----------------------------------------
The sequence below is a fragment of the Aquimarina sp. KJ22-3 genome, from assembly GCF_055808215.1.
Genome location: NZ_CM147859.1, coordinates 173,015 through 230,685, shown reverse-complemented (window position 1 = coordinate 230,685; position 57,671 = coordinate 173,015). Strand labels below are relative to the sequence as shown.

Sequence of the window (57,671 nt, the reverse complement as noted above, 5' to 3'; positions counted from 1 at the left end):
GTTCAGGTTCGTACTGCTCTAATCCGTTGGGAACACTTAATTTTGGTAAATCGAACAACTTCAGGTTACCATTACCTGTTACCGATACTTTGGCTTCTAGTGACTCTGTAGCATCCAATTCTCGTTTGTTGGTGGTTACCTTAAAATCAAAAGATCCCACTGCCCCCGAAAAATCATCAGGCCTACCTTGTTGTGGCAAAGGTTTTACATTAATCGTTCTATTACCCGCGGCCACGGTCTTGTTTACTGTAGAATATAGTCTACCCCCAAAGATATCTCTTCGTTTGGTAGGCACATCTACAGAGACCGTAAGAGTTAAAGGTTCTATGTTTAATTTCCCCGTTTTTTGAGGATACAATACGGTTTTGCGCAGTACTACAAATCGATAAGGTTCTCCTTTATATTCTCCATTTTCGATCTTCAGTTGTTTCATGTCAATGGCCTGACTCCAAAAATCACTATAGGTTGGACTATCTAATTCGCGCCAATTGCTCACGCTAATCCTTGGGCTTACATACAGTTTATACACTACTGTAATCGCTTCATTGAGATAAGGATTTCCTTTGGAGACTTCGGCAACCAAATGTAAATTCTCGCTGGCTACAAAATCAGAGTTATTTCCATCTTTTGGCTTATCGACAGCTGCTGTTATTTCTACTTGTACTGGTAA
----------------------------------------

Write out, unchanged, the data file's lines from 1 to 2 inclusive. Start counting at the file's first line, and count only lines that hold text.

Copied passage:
The sequence below is a fragment of the Aquimarina sp. KJ22-3 genome, from assembly GCF_055808215.1.
Genome location: NZ_CM147859.1, coordinates 173,015 through 230,685, shown reverse-complemented (window position 1 = coordinate 230,685; position 57,671 = coordinate 173,015). Strand labels below are relative to the sequence as shown.